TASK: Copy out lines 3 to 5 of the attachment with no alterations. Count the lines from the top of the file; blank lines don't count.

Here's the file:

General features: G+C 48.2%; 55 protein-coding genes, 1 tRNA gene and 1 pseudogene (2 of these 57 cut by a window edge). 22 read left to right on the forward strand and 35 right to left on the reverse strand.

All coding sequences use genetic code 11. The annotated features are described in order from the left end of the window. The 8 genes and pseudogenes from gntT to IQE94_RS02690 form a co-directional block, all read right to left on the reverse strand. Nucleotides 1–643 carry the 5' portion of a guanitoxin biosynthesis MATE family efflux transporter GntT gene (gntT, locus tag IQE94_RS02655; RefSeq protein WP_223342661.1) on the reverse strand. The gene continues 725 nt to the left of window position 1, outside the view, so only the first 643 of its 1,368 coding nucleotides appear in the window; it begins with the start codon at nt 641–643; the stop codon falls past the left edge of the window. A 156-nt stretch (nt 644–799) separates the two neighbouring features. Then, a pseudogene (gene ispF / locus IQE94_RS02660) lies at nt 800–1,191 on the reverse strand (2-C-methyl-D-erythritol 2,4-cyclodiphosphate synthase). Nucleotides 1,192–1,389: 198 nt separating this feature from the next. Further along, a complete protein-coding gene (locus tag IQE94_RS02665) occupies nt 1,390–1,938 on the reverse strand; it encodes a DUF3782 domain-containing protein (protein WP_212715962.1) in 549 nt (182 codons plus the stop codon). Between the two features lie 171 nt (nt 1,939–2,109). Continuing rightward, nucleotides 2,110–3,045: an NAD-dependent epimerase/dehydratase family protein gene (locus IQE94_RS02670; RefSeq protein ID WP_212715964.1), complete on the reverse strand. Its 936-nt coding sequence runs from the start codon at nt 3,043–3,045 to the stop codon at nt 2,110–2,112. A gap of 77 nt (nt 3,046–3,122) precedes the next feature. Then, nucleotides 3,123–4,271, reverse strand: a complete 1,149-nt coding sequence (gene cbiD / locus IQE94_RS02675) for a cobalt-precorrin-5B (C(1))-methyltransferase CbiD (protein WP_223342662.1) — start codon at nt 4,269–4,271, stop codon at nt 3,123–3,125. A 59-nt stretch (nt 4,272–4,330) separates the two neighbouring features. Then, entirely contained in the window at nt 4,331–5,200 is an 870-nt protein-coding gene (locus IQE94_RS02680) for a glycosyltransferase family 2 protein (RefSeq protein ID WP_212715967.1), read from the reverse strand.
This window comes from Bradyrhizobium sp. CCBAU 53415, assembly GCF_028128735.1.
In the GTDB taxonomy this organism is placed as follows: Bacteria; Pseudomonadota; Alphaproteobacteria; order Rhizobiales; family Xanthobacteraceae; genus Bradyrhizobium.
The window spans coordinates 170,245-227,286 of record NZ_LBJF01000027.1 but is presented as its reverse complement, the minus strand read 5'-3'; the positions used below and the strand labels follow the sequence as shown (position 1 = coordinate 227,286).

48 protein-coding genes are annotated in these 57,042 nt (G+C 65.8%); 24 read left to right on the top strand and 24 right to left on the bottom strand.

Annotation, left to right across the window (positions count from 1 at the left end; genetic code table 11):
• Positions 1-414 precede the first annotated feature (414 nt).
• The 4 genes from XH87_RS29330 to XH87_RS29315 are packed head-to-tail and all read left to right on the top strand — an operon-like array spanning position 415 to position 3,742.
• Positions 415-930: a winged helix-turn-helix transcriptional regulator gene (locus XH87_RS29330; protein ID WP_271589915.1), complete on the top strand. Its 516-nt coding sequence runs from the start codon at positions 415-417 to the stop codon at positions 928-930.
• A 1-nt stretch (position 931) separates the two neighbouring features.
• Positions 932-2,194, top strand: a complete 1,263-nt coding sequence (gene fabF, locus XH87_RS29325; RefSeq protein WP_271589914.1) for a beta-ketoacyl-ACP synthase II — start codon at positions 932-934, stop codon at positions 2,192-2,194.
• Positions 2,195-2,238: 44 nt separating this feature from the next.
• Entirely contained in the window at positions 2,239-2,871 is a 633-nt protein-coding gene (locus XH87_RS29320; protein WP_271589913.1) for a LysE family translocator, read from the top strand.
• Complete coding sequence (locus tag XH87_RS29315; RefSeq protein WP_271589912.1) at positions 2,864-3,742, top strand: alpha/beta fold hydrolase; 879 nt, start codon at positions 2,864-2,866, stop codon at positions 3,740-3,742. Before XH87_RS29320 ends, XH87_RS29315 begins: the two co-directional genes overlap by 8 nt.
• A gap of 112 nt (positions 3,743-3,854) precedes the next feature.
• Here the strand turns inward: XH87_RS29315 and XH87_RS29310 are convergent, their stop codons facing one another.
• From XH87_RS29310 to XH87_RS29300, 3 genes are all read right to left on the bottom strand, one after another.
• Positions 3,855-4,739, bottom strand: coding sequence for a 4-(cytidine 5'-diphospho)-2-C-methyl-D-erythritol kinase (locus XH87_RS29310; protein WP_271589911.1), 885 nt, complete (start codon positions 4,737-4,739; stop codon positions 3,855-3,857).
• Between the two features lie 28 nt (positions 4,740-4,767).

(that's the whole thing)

This window comes from Bradyrhizobium sp. CCBAU 53415, assembly GCF_028128735.1.
In the GTDB taxonomy this organism is placed as follows: Bacteria; Pseudomonadota; Alphaproteobacteria; order Rhizobiales; family Xanthobacteraceae; genus Bradyrhizobium.
The window spans coordinates 170,245-227,286 of record NZ_LBJF01000027.1 but is presented as its reverse complement, the minus strand read 5'-3'; the positions used below and the strand labels follow the sequence as shown (position 1 = coordinate 227,286).